Variations of the angiotensin II type 1 receptor gene are associated with extreme human longevity

Ariela Benigni, Silvia Orisio, Marina Noris, Paraskevas Iatropoulos, Davide Castaldi, Kei Kamide, Hiromi Rakugi, Yasumichi Arai, Marta Todeschini, Giulia Ogliari, Enyu Imai, Yasuyuki Gondo, Nobuyoshi Hirose, Daniela Mari, Giuseppe Remuzzi

Research output: Contribution to journalArticle

27 Citations (Scopus)

Abstract

Longevity phenotype in humans results from the influence of environmental and genetic factors. Few gene polymorphisms have been identified so far with a modest effect on lifespan leaving room for the search of other players in the longevity game. It has been recently demonstrated that targeted disruption of the mouse homolog of the human angiotensin II type 1 receptor (AT1R) gene (AGTR1) translates into marked prolongation of animal lifespan (Benigni et al., J Clin Invest 119(3):524-530, 2009). Based on the above study in mice, here we sought to search for AGTR1 variations associated to reduced AT1 receptor protein levels and to prolonged lifespan in humans. AGTR1 was sequenced in 173 Italian centenarians and 376 younger controls. A novel non-synonymous mutation was detected in a centenarian. Two polymorphisms in AGTR1 promoter, rs422858 and rs275653, in complete linkage disequilibrium, were significantly associated with the ability to attain extreme old age. We then replicated the study of rs275653 in a large independent cohort of Japanese origin (598 centenarians and semi-supercentenarians, 422 younger controls) and indeed confirmed its association with exceptional old age. In combined analyses, rs275653 was associated to extreme longevity either at recessive model (P = 0.007, odds ratio (OR) 3.57) or at genotype level (P = 0.015). Significance was maintained after correcting for confounding factors. Fluorescence activated cell sorting analysis revealed that subjects homozygous for the minor allele of rs275653 had less AT1R-positive peripheral blood polymorphonuclear cells. Moreover, rs275653 was associated to lower blood pressure in centenarians. These findings highlight the role of AGTR1 as a possible candidate among longevity-enabling genes.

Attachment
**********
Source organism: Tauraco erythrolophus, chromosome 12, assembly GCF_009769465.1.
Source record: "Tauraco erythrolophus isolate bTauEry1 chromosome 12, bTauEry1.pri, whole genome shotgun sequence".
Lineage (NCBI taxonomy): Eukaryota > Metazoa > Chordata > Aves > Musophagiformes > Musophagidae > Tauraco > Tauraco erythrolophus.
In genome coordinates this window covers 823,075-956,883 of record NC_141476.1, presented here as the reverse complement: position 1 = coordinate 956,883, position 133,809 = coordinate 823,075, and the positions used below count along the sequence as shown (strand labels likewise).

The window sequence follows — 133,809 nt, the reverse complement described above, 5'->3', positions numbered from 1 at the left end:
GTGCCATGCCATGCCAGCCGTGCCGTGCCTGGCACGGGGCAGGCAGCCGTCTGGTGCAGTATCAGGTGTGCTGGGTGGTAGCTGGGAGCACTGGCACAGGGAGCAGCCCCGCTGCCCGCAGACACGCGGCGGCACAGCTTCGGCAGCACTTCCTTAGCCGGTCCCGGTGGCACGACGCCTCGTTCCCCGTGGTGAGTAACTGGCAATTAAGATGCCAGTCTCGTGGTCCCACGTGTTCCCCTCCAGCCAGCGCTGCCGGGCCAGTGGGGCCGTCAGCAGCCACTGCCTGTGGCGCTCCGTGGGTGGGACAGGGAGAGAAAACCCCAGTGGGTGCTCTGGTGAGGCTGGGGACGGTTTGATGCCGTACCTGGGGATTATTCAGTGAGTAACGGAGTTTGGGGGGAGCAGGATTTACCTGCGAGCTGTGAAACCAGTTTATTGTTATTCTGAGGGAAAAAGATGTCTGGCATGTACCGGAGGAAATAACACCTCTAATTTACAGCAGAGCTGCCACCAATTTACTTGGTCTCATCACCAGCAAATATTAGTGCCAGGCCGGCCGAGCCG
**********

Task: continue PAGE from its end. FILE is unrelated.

Original languageEnglish
Pages (from-to)993-1005
Number of pages13
JournalAge
Volume35
Issue number3
DOIs
Publication statusPublished - 2013 Jun

Keywords

  • Angiotensin II type I receptor
  • Centenarians
  • Genetic polymorphism
  • Human longevity

ASJC Scopus subject areas

  • Ageing
  • Geriatrics and Gerontology

Fingerprint Dive into the research topics of 'Variations of the angiotensin II type 1 receptor gene are associated with extreme human longevity'. Together they form a unique fingerprint.

  • Cite this

    Benigni, A., Orisio, S., Noris, M., Iatropoulos, P., Castaldi, D., Kamide, K., Rakugi, H., Arai, Y., Todeschini, M., Ogliari, G., Imai, E., Gondo, Y., Hirose, N., Mari, D., & Remuzzi, G. (2013). Variations of the angiotensin II type 1 receptor gene are associated with extreme human longevity. Age, 35(3), 993-1005. https://doi.org/10.1007/s11357-012-9408-8